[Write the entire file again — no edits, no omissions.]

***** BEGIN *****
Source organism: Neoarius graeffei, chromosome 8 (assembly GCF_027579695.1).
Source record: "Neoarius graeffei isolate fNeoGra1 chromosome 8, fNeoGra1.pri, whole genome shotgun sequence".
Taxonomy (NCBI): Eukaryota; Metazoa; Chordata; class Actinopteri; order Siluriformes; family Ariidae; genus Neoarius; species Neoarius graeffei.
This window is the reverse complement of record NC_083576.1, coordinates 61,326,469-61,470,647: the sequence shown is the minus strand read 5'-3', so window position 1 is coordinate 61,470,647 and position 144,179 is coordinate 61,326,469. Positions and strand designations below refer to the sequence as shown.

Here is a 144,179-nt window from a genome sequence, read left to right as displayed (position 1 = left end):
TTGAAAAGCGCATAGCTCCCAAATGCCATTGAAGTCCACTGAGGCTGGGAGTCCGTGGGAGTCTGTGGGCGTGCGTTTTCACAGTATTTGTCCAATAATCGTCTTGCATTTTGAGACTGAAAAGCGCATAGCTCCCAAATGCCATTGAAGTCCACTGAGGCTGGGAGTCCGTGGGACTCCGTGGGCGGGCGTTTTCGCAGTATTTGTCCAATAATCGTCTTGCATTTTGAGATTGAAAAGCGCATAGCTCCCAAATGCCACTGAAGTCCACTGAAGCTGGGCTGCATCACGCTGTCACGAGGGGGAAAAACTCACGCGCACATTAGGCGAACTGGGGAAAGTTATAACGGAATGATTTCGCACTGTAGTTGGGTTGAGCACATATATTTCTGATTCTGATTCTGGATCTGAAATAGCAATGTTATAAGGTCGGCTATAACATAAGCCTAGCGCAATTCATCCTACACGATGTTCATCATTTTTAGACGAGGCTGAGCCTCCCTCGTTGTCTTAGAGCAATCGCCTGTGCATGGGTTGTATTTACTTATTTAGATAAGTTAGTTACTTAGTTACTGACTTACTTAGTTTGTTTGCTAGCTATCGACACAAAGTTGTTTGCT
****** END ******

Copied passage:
Source organism: Neoarius graeffei, chromosome 8 (assembly GCF_027579695.1).
Source record: "Neoarius graeffei isolate fNeoGra1 chromosome 8, fNeoGra1.pri, whole genome shotgun sequence".
Taxonomy (NCBI): Eukaryota; Metazoa; Chordata; class Actinopteri; order Siluriformes; family Ariidae; genus Neoarius; species Neoarius graeffei.
This window is the reverse complement of record NC_083576.1, coordinates 61,326,469-61,470,647: the sequence shown is the minus strand read 5'-3', so window position 1 is coordinate 61,470,647 and position 144,179 is coordinate 61,326,469. Positions and strand designations below refer to the sequence as shown.

Here is a 144,179-nt window from a genome sequence, read left to right as displayed (position 1 = left end):
TTGAAAAGCGCATAGCTCCCAAATGCCATTGAAGTCCACTGAGGCTGGGAGTCCGTGGGAGTCTGTGGGCGTGCGTTTTCACAGTATTTGTCCAATAATCGTCTTGCATTTTGAGACTGAAAAGCGCATAGCTCCCAAATGCCATTGAAGTCCACTGAGGCTGGGAGTCCGTGGGACTCCGTGGGCGGGCGTTTTCGCAGTATTTGTCCAATAATCGTCTTGCATTTTGAGATTGAAAAGCGCATAGCTCCCAAATGCCACTGAAGTCCACTGAAGCTGGGCTGCATCACGCTGTCACGAGGGGGAAAAACTCACGCGCACATTAGGCGAACTGGGGAAAGTTATAACGGAATGATTTCGCACTGTAGTTGGGTTGAGCACATATATTTCTGATTCTGATTCTGGATCTGAAATAGCAATGTTATAAGGTCGGCTATAACATAAGCCTAGCGCAATTCATCCTACACGATGTTCATCATTTTTAGACGAGGCTGAGCCTCCCTCGTTGTCTTAGAGCAATCGCCTGTGCATGGGTTGTATTTACTTATTTAGATAAGTTAGTTACTTAGTTACTGACTTACTTAGTTTGTTTGCTAGCTATCGACACAAAGTTGTTTGCT